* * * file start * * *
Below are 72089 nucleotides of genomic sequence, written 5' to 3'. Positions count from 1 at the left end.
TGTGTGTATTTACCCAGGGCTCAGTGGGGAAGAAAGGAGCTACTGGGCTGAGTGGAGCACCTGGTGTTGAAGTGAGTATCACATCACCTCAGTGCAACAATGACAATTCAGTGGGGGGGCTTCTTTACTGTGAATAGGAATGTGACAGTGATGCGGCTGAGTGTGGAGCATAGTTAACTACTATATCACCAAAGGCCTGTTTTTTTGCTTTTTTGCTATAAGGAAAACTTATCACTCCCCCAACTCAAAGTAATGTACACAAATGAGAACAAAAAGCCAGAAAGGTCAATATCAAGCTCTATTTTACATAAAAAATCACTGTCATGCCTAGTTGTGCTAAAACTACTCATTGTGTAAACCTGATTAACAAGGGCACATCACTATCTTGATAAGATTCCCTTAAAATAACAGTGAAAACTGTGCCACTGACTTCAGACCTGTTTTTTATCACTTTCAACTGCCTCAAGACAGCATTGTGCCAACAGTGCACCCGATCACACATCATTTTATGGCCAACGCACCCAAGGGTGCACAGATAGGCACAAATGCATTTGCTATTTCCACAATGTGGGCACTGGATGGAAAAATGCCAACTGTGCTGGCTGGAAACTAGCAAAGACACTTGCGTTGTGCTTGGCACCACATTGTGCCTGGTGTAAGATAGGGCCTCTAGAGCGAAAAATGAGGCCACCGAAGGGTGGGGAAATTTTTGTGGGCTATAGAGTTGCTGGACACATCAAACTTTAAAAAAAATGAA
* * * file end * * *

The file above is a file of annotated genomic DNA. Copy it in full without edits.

Below are 72089 nucleotides of genomic sequence, written 5' to 3'. Positions count from 1 at the left end.
TGTGTGTATTTACCCAGGGCTCAGTGGGGAAGAAAGGAGCTACTGGGCTGAGTGGAGCACCTGGTGTTGAAGTGAGTATCACATCACCTCAGTGCAACAATGACAATTCAGTGGGGGGGCTTCTTTACTGTGAATAGGAATGTGACAGTGATGCGGCTGAGTGTGGAGCATAGTTAACTACTATATCACCAAAGGCCTGTTTTTTTGCTTTTTTGCTATAAGGAAAACTTATCACTCCCCCAACTCAAAGTAATGTACACAAATGAGAACAAAAAGCCAGAAAGGTCAATATCAAGCTCTATTTTACATAAAAAATCACTGTCATGCCTAGTTGTGCTAAAACTACTCATTGTGTAAACCTGATTAACAAGGGCACATCACTATCTTGATAAGATTCCCTTAAAATAACAGTGAAAACTGTGCCACTGACTTCAGACCTGTTTTTTATCACTTTCAACTGCCTCAAGACAGCATTGTGCCAACAGTGCACCCGATCACACATCATTTTATGGCCAACGCACCCAAGGGTGCACAGATAGGCACAAATGCATTTGCTATTTCCACAATGTGGGCACTGGATGGAAAAATGCCAACTGTGCTGGCTGGAAACTAGCAAAGACACTTGCGTTGTGCTTGGCACCACATTGTGCCTGGTGTAAGATAGGGCCTCTAGAGCGAAAAATGAGGCCACCGAAGGGTGGGGAAATTTTTGTGGGCTATAGAGTTGCTGGACACATCAAACTTTAAAAAAAATGAA